The Department of Homeland Security said in a statement that flights under Operation Allies Welcome from staging areas, including bases in Europe and Qatar, would resume this week.
Fox News first reported that Fort McCoy Army Base in Wisconsin, one of a number of bases involved in processing Afghan refugees, had identified a case of the measles. Within days of that case, flights were shut down after officials confirmed four cases of measles among those arriving in the U.S.
The Centers for Disease Control (CDC) describes measles as a “highly contagious” virus that can be spread by coughing, sneezing, and by people breathing contaminated air or touching infected surfaces and then their faces.
According to the CDC, Afghanistan has the seventh highest number of measles cases in the world.
DHS said that arriving Afghans would receive vaccines for MMR, chickenpox, polio, COVID-19 as well as other age-appropriate vaccines — along with other health screenings.
The Biden administration has been flying in tens of thousands of Afghans into the U.S., who it deems either “at risk” or who are identified as having helped the U.S. mission in some way. It has estimated that it will bring approximately 95,000 Afghans into the U.S., and has secured language from Congress that will divert $6.3 billion in funding to the evacuation effort, and a path to U.S. citizenship for those who are brought in any time until next September.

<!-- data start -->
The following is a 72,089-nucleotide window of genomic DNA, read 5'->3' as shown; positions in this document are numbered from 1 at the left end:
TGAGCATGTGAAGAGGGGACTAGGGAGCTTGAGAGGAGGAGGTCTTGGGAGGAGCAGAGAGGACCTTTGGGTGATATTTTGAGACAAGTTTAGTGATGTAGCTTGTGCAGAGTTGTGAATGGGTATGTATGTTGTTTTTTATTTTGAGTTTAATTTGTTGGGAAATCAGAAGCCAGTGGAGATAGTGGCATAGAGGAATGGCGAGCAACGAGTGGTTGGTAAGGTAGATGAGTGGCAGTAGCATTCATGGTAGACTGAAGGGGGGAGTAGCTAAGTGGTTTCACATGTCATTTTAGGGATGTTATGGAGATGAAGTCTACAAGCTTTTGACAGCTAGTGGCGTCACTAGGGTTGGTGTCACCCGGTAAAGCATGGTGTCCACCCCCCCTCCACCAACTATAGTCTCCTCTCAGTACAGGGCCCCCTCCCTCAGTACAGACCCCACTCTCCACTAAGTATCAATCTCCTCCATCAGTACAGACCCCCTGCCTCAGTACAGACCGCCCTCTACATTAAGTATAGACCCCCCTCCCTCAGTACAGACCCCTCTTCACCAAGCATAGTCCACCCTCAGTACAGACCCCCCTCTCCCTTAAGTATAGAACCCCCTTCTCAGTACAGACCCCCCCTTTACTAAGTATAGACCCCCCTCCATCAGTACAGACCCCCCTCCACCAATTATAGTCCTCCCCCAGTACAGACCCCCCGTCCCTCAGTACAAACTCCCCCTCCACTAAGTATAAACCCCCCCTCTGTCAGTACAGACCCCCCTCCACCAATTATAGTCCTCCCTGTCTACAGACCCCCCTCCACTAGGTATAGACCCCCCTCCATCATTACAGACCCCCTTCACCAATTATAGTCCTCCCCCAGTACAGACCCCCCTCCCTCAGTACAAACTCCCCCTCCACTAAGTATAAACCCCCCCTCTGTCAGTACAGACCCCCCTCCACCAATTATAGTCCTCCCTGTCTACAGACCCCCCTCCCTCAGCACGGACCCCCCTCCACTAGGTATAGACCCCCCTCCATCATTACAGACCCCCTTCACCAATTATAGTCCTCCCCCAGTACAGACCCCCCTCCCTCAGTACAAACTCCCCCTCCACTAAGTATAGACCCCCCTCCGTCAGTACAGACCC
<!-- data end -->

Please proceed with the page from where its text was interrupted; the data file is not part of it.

DHS highlighted what it called a “historic and nationwide vaccination campaign” to deliver vaccines to Afghan refugees who had already arrived in the U.S. and were staying at military bases around the country.
It said that as a result, more than 49,000 Afghans around the country are now vaccinated. The department said that “Afghan guests will remain at domestic military installations for at least 21 days after the MMR vaccine is administered” although in some cases those with “special medical needs” could be moved in more quickly.
In a letter to Secretary of Homeland Security Alejandro Mayorkas and Secretary of Defense Lloyd Austin, a group of 16 Senate Republicans, led by Sen. Joni Ernst of Iowa, argue that the security vetting procedures to clear Afghan evacuees “remain unclear and incomplete, and, unless changed, are insufficient to preserve the safety of the American homeland.”
Fox News’ Jessica Chasmar contributed to this report.